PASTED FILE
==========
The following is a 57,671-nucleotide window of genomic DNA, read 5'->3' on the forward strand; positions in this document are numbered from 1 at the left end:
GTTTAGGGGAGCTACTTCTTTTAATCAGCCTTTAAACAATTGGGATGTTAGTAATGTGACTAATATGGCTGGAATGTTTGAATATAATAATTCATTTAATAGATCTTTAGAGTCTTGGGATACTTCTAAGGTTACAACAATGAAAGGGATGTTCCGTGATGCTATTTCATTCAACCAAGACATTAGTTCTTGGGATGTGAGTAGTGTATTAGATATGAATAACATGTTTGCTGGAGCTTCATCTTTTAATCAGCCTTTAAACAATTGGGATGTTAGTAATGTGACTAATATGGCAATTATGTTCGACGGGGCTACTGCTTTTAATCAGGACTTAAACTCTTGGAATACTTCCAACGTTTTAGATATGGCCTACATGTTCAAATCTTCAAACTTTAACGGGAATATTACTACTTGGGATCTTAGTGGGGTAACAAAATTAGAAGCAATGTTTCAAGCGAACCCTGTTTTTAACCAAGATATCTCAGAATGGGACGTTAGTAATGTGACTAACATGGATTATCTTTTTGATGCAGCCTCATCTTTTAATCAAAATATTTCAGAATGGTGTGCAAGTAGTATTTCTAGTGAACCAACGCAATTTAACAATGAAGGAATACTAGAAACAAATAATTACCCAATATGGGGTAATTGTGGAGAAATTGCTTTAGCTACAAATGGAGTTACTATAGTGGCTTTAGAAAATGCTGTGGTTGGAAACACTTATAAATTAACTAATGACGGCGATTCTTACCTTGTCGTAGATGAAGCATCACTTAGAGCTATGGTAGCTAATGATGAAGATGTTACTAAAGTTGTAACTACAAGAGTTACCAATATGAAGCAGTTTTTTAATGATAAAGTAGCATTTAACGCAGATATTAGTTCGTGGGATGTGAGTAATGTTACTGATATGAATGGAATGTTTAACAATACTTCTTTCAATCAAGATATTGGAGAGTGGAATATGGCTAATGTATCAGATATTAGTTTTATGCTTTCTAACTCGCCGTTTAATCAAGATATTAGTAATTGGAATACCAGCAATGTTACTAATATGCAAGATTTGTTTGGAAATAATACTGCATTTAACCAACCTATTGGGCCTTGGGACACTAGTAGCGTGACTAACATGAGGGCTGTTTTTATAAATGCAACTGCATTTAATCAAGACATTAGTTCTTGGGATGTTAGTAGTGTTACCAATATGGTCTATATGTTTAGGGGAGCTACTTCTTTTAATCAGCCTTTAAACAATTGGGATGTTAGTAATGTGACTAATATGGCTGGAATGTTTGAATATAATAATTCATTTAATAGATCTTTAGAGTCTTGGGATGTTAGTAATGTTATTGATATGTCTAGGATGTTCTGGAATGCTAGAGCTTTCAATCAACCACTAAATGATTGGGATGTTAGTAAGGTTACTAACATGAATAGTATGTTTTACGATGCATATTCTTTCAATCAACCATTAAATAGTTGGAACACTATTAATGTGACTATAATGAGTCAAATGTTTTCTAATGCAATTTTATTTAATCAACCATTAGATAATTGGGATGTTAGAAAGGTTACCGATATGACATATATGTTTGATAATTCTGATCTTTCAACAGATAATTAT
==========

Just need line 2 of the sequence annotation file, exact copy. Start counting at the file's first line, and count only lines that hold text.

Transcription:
GTTTAGGGGAGCTACTTCTTTTAATCAGCCTTTAAACAATTGGGATGTTAGTAATGTGACTAATATGGCTGGAATGTTTGAATATAATAATTCATTTAATAGATCTTTAGAGTCTTGGGATACTTCTAAGGTTACAACAATGAAAGGGATGTTCCGTGATGCTATTTCATTCAACCAAGACATTAGTTCTTGGGATGTGAGTAGTGTATTAGATATGAATAACATGTTTGCTGGAGCTTCATCTTTTAATCAGCCTTTAAACAATTGGGATGTTAGTAATGTGACTAATATGGCAATTATGTTCGACGGGGCTACTGCTTTTAATCAGGACTTAAACTCTTGGAATACTTCCAACGTTTTAGATATGGCCTACATGTTCAAATCTTCAAACTTTAACGGGAATATTACTACTTGGGATCTTAGTGGGGTAACAAAATTAGAAGCAATGTTTCAAGCGAACCCTGTTTTTAACCAAGATATCTCAGAATGGGACGTTAGTAATGTGACTAACATGGATTATCTTTTTGATGCAGCCTCATCTTTTAATCAAAATATTTCAGAATGGTGTGCAAGTAGTATTTCTAGTGAACCAACGCAATTTAACAATGAAGGAATACTAGAAACAAATAATTACCCAATATGGGGTAATTGTGGAGAAATTGCTTTAGCTACAAATGGAGTTACTATAGTGGCTTTAGAAAATGCTGTGGTTGGAAACACTTATAAATTAACTAATGACGGCGATTCTTACCTTGTCGTAGATGAAGCATCACTTAGAGCTATGGTAGCTAATGATGAAGATGTTACTAAAGTTGTAACTACAAGAGTTACCAATATGAAGCAGTTTTTTAATGATAAAGTAGCATTTAACGCAGATATTAGTTCGTGGGATGTGAGTAATGTTACTGATATGAATGGAATGTTTAACAATACTTCTTTCAATCAAGATATTGGAGAGTGGAATATGGCTAATGTATCAGATATTAGTTTTATGCTTTCTAACTCGCCGTTTAATCAAGATATTAGTAATTGGAATACCAGCAATGTTACTAATATGCAAGATTTGTTTGGAAATAATACTGCATTTAACCAACCTATTGGGCCTTGGGACACTAGTAGCGTGACTAACATGAGGGCTGTTTTTATAAATGCAACTGCATTTAATCAAGACATTAGTTCTTGGGATGTTAGTAGTGTTACCAATATGGTCTATATGTTTAGGGGAGCTACTTCTTTTAATCAGCCTTTAAACAATTGGGATGTTAGTAATGTGACTAATATGGCTGGAATGTTTGAATATAATAATTCATTTAATAGATCTTTAGAGTCTTGGGATGTTAGTAATGTTATTGATATGTCTAGGATGTTCTGGAATGCTAGAGCTTTCAATCAACCACTAAATGATTGGGATGTTAGTAAGGTTACTAACATGAATAGTATGTTTTACGATGCATATTCTTTCAATCAACCATTAAATAGTTGGAACACTATTAATGTGACTATAATGAGTCAAATGTTTTCTAATGCAATTTTATTTAATCAACCATTAGATAATTGGGATGTTAGAAAGGTTACCGATATGACATATATGTTTGATAATTCTGATCTTTCAACAGATAATTAT